A Primer on Molecular Similarity in QSAR and Virtual Screening
Part I - Descriptor Choice
Shown in the figure below are the number of active compounds retrieved by the “dumb” atom counts, relative to the number of active compounds retrieved by conventional circular fingerprints. A number of 1 effectively means that one method performs as well as the other, while a factor of 2 for example indicates that the conventional fingerprints perform twice as well (retrieve twice as many actives) as the dumb atom counts.
Over the 11 classes of active compounds it can be seen that the difference between the methods varies between a factor of about 1 and a factor of about 3. This means, conventional fingerprints perform better than counting atoms overall, no questions. But overall, they only perform not even twice as well as simply counting atoms – where, on average, circular fingerprints are able to obtain enrichments of around 7, counting atoms also obtains enrichments of around 4. So – are we so much better than counting atoms right now? Overall, we certainly do perform better. But not as much better as one might expect, not even twice as well.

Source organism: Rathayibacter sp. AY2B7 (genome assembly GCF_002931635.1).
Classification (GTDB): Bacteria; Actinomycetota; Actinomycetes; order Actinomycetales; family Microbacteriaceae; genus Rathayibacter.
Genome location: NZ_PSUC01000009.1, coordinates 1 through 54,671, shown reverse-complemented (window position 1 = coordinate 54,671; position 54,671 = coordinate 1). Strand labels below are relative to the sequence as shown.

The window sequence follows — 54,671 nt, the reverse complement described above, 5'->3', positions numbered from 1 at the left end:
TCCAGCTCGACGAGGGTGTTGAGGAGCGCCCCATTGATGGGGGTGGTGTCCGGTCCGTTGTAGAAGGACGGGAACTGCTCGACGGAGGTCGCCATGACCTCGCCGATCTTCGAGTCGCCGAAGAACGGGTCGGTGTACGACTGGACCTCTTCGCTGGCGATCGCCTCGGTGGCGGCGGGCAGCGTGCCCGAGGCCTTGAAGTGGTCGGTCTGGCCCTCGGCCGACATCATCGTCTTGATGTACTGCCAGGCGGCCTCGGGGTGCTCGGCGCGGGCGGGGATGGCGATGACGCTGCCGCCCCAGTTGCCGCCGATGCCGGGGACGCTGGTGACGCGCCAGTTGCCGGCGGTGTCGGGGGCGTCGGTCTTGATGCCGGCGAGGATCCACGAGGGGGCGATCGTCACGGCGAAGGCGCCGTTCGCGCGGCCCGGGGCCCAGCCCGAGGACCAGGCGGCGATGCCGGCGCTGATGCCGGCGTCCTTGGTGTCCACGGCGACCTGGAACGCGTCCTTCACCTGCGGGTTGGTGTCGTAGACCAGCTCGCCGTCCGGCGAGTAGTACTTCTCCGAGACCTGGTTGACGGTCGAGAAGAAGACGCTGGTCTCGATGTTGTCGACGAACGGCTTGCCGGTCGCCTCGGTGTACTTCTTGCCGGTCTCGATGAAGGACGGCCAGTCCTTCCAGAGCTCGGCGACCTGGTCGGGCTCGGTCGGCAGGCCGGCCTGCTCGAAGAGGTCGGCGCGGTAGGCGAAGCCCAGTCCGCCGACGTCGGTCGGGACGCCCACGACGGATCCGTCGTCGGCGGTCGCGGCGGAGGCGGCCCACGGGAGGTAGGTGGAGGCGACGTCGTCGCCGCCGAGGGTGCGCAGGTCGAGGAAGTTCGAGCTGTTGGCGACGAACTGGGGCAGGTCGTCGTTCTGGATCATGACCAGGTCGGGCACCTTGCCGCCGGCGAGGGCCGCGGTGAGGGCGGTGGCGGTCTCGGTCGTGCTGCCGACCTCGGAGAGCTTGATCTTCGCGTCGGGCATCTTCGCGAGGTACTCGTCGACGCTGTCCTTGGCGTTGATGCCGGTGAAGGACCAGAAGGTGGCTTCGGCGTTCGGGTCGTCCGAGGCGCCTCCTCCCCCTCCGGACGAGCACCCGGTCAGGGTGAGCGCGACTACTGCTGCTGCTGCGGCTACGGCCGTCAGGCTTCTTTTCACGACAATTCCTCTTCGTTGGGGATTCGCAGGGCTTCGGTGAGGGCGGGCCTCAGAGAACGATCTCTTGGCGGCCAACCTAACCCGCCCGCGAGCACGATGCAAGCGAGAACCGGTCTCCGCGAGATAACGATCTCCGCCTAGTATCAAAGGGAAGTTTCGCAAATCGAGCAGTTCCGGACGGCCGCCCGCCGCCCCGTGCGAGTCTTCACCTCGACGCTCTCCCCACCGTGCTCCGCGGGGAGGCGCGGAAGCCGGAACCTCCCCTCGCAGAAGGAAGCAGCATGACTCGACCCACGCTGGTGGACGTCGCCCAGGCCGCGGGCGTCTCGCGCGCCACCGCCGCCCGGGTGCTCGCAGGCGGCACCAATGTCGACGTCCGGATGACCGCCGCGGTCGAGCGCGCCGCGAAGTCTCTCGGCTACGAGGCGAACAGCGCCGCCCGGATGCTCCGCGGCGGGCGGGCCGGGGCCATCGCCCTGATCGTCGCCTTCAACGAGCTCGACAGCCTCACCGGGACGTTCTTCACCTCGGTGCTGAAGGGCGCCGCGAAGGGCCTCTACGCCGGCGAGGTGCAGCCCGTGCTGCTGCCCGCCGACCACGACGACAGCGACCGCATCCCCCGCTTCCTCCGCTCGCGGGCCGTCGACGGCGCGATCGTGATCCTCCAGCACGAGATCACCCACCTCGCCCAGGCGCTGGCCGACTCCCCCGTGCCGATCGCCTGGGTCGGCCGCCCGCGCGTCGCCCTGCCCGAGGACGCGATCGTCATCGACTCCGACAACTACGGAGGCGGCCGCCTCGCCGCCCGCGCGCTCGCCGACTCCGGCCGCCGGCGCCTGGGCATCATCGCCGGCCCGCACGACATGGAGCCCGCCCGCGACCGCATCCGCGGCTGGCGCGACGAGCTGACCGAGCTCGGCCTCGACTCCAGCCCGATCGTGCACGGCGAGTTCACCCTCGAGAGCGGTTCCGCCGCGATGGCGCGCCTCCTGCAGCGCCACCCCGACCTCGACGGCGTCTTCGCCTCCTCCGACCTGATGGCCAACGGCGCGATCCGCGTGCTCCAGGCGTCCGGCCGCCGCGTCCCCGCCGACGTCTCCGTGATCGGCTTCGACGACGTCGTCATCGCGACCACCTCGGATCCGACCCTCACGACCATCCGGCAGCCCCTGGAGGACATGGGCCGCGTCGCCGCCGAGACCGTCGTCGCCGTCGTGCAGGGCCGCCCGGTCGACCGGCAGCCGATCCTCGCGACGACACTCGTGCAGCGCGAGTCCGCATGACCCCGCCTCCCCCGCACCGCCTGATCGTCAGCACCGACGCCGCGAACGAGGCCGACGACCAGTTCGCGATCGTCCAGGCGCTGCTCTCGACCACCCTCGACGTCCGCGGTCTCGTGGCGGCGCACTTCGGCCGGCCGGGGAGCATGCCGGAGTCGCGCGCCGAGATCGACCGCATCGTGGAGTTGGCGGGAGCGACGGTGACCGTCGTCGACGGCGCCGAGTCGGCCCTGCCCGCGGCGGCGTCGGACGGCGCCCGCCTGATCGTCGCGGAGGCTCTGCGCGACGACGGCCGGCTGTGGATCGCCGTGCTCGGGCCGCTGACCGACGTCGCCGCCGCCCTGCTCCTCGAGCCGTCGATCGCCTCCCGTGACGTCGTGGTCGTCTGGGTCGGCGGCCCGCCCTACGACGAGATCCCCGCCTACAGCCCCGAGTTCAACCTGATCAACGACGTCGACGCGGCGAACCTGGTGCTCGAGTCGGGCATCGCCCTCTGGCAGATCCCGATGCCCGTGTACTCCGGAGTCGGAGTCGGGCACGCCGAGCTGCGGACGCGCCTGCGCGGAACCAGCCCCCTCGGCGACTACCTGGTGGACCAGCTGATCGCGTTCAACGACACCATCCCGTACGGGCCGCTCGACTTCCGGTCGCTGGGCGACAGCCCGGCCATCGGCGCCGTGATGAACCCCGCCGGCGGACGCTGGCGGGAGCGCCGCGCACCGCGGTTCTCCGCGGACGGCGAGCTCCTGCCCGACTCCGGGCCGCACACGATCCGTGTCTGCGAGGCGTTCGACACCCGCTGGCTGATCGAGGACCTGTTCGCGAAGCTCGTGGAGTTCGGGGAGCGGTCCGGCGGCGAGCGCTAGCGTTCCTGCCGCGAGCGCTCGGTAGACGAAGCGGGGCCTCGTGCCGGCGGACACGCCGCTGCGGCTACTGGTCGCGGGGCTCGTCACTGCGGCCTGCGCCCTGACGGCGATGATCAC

(More recently the “performance of the atom count descriptor” has also been evaluated on a another dataset, with similar results. Thus, the above tendency seems to be general, hinting at the possibility that descriptors which just count atoms already capture a surprisingly large part of the total information content of other descriptors employed in virtual screening.)